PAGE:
Posted by: tabliope | October 7, 2010

If you thought that I got over excited about oranges on trees….

…then you’d only have been embarrassed by my absolute delight over seeing pomegranates.  And I don’t just get excited the once I’m afraid,  so if you’re unfortunate enough to be in the car with me while driving on Evia, for instance, you will have had the Great Pomegranate Commentary. (Oh look pomegranates, oh there’s more pomegranates, aren’t they lovely, look pomegranates -put on a loop tape)  But it really is exciting because they’re pomegranates and they grow wild.  Yes, I know they’re impossible to eat and not actually that nice but they grow on trees.  On trees, I’m telling you.   Do you want to know about the pistachio nut trees?  Are you sure?

Apart from exotica on trees life goes along exactly as usual and to show just how much as usual it is, today we have yet another national strike which is where everyone goes on strike together.    This is different to other days where only one sector goes on strike at at time.  To be honest as an expat living in my privileged cocoon the strikes don’t make too big a difference to my day because most of the time no one works properly anyway but it must wear thin if you’re ill, have children or need to make your own arrangements with government departments.

The next exciting thing in my big book of exciting things is the Greek wedding that I’m going to next week.  It seems very civilised; we turn up to the church in the evening then the bride and groom disappear for the wedding photographs while the guests go off to where the reception is being held where they get to start eating and drinking.  Eventually the bridge and groom will have had enough photographs to grace the frames of every relative from here to Thesalonika and they’ll come to the reception where we have phase 2 of eating and drinking.  Eating and drinking goes on until the small hours when the dancing and drinking starts.  Then the eating starts again and then it’s carriages at dawn.   Evidently it’s impossible to overdress for a Greek wedding although I’m going to do my level best.

 

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Responses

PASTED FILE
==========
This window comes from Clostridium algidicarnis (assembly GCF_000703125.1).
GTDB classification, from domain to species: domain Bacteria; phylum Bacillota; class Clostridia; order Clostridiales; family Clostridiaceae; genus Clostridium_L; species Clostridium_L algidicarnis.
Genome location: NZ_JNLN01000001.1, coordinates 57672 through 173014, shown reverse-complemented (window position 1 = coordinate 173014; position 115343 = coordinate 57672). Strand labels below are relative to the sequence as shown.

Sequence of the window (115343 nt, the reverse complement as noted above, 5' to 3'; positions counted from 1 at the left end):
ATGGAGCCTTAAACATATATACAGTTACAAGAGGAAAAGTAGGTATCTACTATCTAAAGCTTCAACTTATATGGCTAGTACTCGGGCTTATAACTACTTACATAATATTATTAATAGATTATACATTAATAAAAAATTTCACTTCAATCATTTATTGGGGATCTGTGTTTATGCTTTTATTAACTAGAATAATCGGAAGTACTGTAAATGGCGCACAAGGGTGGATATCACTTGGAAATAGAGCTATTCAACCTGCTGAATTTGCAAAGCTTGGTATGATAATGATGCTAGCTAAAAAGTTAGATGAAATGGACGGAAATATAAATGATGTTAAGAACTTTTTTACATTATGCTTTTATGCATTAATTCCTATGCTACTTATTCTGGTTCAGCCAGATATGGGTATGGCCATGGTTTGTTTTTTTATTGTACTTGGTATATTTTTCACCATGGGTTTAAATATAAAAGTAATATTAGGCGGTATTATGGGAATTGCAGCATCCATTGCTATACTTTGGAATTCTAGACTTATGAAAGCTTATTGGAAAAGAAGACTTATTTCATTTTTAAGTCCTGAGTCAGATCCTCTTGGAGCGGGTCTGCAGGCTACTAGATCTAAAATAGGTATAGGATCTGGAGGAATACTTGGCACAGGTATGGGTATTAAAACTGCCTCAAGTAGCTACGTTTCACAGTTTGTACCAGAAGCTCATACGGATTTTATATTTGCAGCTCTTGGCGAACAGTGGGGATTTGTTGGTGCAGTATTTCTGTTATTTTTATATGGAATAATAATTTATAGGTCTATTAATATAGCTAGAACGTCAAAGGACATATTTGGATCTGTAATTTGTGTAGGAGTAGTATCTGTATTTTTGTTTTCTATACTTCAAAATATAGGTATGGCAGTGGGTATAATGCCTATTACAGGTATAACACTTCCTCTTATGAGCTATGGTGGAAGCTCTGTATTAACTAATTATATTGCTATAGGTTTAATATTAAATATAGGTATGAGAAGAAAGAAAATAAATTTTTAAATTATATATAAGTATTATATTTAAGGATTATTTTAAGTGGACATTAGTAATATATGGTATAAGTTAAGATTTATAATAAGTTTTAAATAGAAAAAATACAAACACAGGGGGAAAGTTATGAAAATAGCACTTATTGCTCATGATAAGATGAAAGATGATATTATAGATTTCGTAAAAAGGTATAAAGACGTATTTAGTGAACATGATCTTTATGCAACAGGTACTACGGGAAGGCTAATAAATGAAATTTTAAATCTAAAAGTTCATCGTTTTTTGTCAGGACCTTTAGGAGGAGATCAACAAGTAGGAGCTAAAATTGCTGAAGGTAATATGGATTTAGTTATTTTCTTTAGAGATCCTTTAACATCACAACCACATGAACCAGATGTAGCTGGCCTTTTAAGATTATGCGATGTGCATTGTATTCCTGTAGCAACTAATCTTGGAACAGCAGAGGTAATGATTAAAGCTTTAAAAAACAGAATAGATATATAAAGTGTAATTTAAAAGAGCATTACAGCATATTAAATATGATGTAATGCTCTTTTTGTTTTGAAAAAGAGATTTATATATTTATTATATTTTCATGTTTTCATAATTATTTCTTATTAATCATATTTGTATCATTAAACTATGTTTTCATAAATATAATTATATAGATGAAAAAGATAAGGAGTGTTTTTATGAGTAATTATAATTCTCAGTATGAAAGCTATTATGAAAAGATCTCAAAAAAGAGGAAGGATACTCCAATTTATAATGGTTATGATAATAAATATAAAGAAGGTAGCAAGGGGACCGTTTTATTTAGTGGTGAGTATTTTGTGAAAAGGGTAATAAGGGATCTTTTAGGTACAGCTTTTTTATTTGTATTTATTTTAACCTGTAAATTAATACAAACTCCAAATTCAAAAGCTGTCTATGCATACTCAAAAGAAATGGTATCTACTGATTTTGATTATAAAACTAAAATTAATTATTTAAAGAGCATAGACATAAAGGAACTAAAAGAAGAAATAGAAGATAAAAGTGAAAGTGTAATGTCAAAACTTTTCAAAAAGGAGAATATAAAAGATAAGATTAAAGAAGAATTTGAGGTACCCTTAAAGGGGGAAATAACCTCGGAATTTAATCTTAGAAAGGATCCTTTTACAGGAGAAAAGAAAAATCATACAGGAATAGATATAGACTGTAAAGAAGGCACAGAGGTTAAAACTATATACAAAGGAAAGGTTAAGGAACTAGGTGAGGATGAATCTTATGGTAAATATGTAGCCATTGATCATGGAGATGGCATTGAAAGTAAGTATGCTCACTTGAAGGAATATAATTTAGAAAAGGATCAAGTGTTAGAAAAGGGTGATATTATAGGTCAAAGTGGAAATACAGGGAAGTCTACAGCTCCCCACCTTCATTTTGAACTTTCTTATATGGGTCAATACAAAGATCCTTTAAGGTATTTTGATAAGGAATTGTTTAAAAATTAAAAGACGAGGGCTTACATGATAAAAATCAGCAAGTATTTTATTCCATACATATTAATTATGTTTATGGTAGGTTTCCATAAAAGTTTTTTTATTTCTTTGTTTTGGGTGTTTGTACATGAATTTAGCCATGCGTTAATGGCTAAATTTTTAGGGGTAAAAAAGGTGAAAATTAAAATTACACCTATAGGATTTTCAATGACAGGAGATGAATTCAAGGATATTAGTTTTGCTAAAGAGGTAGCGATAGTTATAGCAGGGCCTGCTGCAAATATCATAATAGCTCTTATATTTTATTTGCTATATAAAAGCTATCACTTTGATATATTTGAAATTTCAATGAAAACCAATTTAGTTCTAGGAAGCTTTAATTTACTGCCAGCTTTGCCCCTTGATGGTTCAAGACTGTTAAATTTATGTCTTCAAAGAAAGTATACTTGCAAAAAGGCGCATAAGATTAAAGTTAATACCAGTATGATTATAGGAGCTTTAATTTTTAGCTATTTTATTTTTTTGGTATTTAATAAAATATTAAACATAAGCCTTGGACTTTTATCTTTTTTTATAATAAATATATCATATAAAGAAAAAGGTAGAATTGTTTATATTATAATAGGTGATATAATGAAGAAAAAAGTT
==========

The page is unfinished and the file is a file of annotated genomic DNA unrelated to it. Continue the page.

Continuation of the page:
1. … I’d like to hear about pistachio nut trees. I love pistachios.

  2. And did you know that monkey nuts grow UNDER the soil? You wouldn’t even know they’re there – they could be all around you!
    (I’d be so excited by pomegranates and oranges too)

  3. I wish this country had the gumption for a national strike.

    I like the sound of the Greek Wedding. It reminds me of the one I went to in Istanbul, although I bet your version won’t have a ‘humiliate the English people by forcing them to dance with a belly dancer and fail to tell them you have to give her money to go away’ section.

  4. I also want to know about pistachio nut trees. Pistachios! The most expensive and most delicious of all the nuts!

  5. the cases for the nuts are pink when they’re ripe and the whole tree is beautiful – when the nuts get to market then the shells are still soft but they’re starting to go a more ivory/pearl colour with pink tinges on the edges –

    http://www.google.co.uk/imgres?imgurl=http://justinsomnia.org/images/capay-farm-pistachios-on-the-tree.jpg&imgrefurl=http://justinsomnia.org/2008/05/hanging-out-on-the-farm/&h=253&w=380&sz=30&tbnid=Q02EqxuDCQfUYM:&tbnh=82&tbnw=123&prev=/images%3Fq%3Dpistachio%2Btree%2Bpicture&zoom=1&q=pistachio+tree+picture&hl=en&usg=__baVJqPDmTupXR6fbBkZhdFxolXI=&sa=X&ei=rYqtTKj0A43b4gblssnxBQ&ved=0CB4Q9QEwAQ

  6. I really like pomegranates – and allegedly they’re really good for you.

    The wedding sounds absolutely fab – and do give us a description of the outfit!

  7. I ate a couple of pomegranates off the trees in while in Mexico recently. They were in a sort of orchard but it was unkempt and I don’t know how “cultivated” they were. I’d never eaten them before and I was delighted by the curious texture.

  8. I never get excited about pomegranates, but I suspect I will in the near future.

  9. But seeing fruit grow on a tree is terribly exciting! I got so over excited about pomegranates when I was in Keffalonia for my friends’ wedding, that I scrumped one off a tree for them (as a misguided fertility offering) and its shrivelled remains still grace the bookshelf at their house.


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